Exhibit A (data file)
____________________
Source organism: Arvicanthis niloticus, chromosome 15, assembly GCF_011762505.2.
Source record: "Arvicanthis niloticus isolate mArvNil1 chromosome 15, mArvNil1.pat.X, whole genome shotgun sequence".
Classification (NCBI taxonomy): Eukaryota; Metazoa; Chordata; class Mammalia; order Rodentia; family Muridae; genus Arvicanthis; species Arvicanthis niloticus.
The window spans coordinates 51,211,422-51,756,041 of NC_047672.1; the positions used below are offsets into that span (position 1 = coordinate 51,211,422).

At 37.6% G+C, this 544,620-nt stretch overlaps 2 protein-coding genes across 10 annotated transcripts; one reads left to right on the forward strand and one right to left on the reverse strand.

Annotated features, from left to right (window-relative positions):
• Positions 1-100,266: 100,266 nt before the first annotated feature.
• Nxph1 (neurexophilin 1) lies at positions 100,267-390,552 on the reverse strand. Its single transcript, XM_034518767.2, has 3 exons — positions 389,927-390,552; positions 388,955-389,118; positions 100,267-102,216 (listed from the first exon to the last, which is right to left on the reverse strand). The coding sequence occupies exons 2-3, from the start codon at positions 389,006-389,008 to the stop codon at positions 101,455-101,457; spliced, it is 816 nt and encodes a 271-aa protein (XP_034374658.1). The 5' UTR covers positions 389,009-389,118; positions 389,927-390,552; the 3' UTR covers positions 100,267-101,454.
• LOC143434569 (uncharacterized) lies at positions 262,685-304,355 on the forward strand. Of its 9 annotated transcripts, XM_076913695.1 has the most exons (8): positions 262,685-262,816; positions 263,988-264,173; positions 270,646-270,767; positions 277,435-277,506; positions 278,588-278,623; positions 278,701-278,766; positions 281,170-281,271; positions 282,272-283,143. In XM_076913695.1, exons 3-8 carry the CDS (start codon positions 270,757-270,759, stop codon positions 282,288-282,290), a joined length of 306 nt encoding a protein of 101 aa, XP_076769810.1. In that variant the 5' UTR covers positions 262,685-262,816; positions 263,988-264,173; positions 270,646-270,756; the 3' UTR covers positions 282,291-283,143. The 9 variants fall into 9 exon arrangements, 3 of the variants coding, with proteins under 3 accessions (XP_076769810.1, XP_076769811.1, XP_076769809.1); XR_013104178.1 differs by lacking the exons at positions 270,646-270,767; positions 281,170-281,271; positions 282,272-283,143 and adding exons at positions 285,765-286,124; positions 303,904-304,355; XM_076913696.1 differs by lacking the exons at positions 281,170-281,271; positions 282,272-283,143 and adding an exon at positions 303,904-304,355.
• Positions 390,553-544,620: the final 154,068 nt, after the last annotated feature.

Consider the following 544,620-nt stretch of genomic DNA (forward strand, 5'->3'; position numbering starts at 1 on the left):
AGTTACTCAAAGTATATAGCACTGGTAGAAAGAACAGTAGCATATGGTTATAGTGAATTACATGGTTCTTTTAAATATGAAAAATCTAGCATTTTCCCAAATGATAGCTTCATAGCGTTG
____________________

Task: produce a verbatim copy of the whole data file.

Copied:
Source organism: Arvicanthis niloticus, chromosome 15, assembly GCF_011762505.2.
Source record: "Arvicanthis niloticus isolate mArvNil1 chromosome 15, mArvNil1.pat.X, whole genome shotgun sequence".
Classification (NCBI taxonomy): Eukaryota; Metazoa; Chordata; class Mammalia; order Rodentia; family Muridae; genus Arvicanthis; species Arvicanthis niloticus.
The window spans coordinates 51,211,422-51,756,041 of NC_047672.1; the positions used below are offsets into that span (position 1 = coordinate 51,211,422).

At 37.6% G+C, this 544,620-nt stretch overlaps 2 protein-coding genes across 10 annotated transcripts; one reads left to right on the forward strand and one right to left on the reverse strand.

Annotated features, from left to right (window-relative positions):
• Positions 1-100,266: 100,266 nt before the first annotated feature.
• Nxph1 (neurexophilin 1) lies at positions 100,267-390,552 on the reverse strand. Its single transcript, XM_034518767.2, has 3 exons — positions 389,927-390,552; positions 388,955-389,118; positions 100,267-102,216 (listed from the first exon to the last, which is right to left on the reverse strand). The coding sequence occupies exons 2-3, from the start codon at positions 389,006-389,008 to the stop codon at positions 101,455-101,457; spliced, it is 816 nt and encodes a 271-aa protein (XP_034374658.1). The 5' UTR covers positions 389,009-389,118; positions 389,927-390,552; the 3' UTR covers positions 100,267-101,454.
• LOC143434569 (uncharacterized) lies at positions 262,685-304,355 on the forward strand. Of its 9 annotated transcripts, XM_076913695.1 has the most exons (8): positions 262,685-262,816; positions 263,988-264,173; positions 270,646-270,767; positions 277,435-277,506; positions 278,588-278,623; positions 278,701-278,766; positions 281,170-281,271; positions 282,272-283,143. In XM_076913695.1, exons 3-8 carry the CDS (start codon positions 270,757-270,759, stop codon positions 282,288-282,290), a joined length of 306 nt encoding a protein of 101 aa, XP_076769810.1. In that variant the 5' UTR covers positions 262,685-262,816; positions 263,988-264,173; positions 270,646-270,756; the 3' UTR covers positions 282,291-283,143. The 9 variants fall into 9 exon arrangements, 3 of the variants coding, with proteins under 3 accessions (XP_076769810.1, XP_076769811.1, XP_076769809.1); XR_013104178.1 differs by lacking the exons at positions 270,646-270,767; positions 281,170-281,271; positions 282,272-283,143 and adding exons at positions 285,765-286,124; positions 303,904-304,355; XM_076913696.1 differs by lacking the exons at positions 281,170-281,271; positions 282,272-283,143 and adding an exon at positions 303,904-304,355.
• Positions 390,553-544,620: the final 154,068 nt, after the last annotated feature.

Consider the following 544,620-nt stretch of genomic DNA (forward strand, 5'->3'; position numbering starts at 1 on the left):
AGTTACTCAAAGTATATAGCACTGGTAGAAAGAACAGTAGCATATGGTTATAGTGAATTACATGGTTCTTTTAAATATGAAAAATCTAGCATTTTCCCAAATGATAGCTTCATAGCGTTG